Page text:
Abstract: This paper provides new evidence on the determinants of the allocation of the US federal budget to the states. We find that the president has a strong influence on the budget allocation, while support for theories that give prominence to the Congress is rather weak. Membership of prestige committees is not used to divert federal spending nor does membership of the Armed Services committee affects defense spending. The presidential race matters. States that are historically volatile or extremely safe in presidential elections tend to receive more funds, while marginal states are not rewarded. Finally, we find good evidence in support of partisan theories. states whose governor has the same political affiliation of the president receive more federal funds, while states opposing the president’s party in Congressional elections are penalized.
    Keywords: Federal Budget, Pork-Barrell, President, Congress, Political Parties, Committees, American Elections.
    JEL: D72 D78 H11 H60 H77 H50
    Date: 2004–10
  13. By: Benito Arruñada; Veneta Andonova
    Abstract: We argue that during the crystallization of common and civil law in the 19th century, the optimal degree of discretion in judicial rulemaking, albeit influenced by the comparative advantages of both legislative and judicial rulemaking, was mainly determined by the anti-market biases of the judiciary. The different degrees of judicial discretion adopted in both legal traditions were thus optimally adapted to different circumstances, mainly rooted in the unique, market-friendly, evolutionary transition enjoyed by English common law as opposed to the revolutionary environment of the civil law. On the Continent, constraining judicial discretion was essential for enforcing freedom of contract and establishing a market economy. The ongoing debasement of pro-market fundamentals in both branches of the Western legal system is explained from this perspective as a consequence of increased perceptions of exogenous risks and changes in the political system, which favored the adoption of sharing solutions and removed the cognitive advantage of parliaments and political leaders.
    Keywords: Legal systems, institutional development, law enforcement
    JEL: K40 N40 O10
    Date: 2004–07
  14. By: Helge Berger; Till Mueller
    Abstract: The likely extension of the euro area has triggered a debate on the organization of the ECB, in particular on the apparent mismatch between relative economic size and voting rights in the Council. We present a simple model of optimal representation in a federal central bank addressing this question. Optimal voting weights reflect two opposing forces: the wish to insulate common monetary policy from changing preferences at the national level, and the attempt to avoid an overly active or passive reaction to idiosyncratic national economic shocks. A perfect match between economic size and voting rights is rarely optimal, and neither is the “one country, one vote principle”. Empirically, there are indications that the pattern of over- and under-representation of member countries in the ECB Council might be extreme by the standards of the US Fed and German Bundesbank and not always optimal.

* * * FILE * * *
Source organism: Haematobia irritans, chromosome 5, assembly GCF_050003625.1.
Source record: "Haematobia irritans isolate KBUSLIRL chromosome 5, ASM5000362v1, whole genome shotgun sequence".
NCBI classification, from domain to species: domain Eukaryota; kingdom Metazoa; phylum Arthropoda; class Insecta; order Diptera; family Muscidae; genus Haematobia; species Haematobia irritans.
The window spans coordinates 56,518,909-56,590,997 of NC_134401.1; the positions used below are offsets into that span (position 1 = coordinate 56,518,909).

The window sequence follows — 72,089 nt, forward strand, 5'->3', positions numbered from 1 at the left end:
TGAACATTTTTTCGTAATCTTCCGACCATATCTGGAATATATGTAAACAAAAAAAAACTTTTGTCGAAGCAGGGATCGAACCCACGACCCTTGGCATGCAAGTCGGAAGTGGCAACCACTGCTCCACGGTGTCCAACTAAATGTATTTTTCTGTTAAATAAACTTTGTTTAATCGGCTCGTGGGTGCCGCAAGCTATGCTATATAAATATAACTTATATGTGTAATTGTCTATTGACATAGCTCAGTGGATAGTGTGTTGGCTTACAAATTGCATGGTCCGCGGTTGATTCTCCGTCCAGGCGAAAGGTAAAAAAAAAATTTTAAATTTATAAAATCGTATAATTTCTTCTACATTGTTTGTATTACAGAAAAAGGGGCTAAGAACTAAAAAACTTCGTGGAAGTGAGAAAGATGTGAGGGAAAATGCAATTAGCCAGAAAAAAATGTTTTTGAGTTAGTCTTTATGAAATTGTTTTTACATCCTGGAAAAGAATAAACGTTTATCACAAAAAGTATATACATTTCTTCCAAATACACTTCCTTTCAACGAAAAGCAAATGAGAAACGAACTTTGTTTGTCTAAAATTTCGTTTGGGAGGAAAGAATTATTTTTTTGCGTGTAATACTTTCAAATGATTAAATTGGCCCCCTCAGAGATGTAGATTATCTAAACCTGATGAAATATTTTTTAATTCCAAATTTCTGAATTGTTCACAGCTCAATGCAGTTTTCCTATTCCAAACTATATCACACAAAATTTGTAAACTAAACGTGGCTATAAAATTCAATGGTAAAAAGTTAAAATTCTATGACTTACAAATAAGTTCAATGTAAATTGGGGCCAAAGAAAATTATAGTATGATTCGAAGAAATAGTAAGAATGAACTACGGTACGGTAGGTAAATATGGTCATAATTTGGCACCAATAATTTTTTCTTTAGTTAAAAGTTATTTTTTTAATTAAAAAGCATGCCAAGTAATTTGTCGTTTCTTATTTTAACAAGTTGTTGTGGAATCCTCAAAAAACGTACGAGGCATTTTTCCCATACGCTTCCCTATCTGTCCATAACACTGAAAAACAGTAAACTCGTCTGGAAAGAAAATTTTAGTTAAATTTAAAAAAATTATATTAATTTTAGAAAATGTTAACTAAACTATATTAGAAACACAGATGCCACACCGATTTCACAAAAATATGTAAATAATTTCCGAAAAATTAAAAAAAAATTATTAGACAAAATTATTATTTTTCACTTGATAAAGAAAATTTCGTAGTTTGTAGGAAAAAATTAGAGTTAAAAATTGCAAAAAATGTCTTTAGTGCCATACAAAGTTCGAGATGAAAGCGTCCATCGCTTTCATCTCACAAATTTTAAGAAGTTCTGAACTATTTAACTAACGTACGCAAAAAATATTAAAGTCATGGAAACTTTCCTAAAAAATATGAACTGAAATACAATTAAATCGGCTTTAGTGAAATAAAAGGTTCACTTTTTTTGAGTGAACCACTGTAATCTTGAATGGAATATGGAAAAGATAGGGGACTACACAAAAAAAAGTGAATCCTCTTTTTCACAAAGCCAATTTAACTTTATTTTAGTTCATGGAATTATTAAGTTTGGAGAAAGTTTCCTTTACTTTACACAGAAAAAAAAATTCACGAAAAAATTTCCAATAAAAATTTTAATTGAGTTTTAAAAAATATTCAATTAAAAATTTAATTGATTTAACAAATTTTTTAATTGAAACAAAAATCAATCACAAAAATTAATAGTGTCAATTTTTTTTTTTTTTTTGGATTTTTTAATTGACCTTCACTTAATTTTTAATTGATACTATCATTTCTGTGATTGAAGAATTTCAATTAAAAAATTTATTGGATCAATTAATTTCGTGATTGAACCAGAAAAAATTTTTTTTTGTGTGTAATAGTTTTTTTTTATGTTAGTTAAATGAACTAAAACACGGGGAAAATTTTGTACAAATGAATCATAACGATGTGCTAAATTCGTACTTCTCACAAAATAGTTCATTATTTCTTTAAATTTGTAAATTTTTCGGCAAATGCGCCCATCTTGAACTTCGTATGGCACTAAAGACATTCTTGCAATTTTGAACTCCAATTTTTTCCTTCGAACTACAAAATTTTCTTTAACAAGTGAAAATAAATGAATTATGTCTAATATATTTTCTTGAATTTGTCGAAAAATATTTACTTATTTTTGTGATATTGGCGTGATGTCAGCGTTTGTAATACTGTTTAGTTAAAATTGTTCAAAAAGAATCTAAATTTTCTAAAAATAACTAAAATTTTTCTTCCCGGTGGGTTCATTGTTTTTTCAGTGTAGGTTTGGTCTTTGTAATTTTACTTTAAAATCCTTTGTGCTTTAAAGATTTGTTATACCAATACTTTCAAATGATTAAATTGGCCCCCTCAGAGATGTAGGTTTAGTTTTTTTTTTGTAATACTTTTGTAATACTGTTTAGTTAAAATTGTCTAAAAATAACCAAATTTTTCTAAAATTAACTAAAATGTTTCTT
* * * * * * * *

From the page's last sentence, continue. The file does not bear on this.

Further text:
Keywords: Central Bank, Federal Central Bank, Currency Union, optimal representation, voting, ECB
    JEL: D72 E52 E58 F33
    Date: 2004
  15. By: Ehrhart, Karl-Martin (Universitaet Karlsruhe); Gardner, Roy (Indiana University and ZEI, University of Bonn); von Hagen, Jürgen (University of Bonn, Indiana University, and CEPR); Keser*, Claudia (IBM T.J. Watson Research Center, New York)
    Abstract: This paper studies budget processes, both theoretically and experimentally. We give a sufficient condition for top-down and bottom-up budget processes to have the same voting equilibrium. Furthermore, at a voting equilibrium, it is not always true, as often presumed, that a top-down budget process leads to a smaller overall budget than does a bottom-up budget process. To test the implications for budget processes of voting equilibrium theory, we conduct a series of 128 voting experiments using subjects in a behavior laboratory. The experimental evidence from these experiments is well organized by voting equilibrium theory, both at the aggregate level and at the individual subject level. In particular, subjects display considerable evidence of rationality in their proposals and votes. More complete information and fewer spending categories lead to greater predictive success of voting equilibrium theory, and reduce the time needed to reach a budget decision.
    Date: 2004–12–03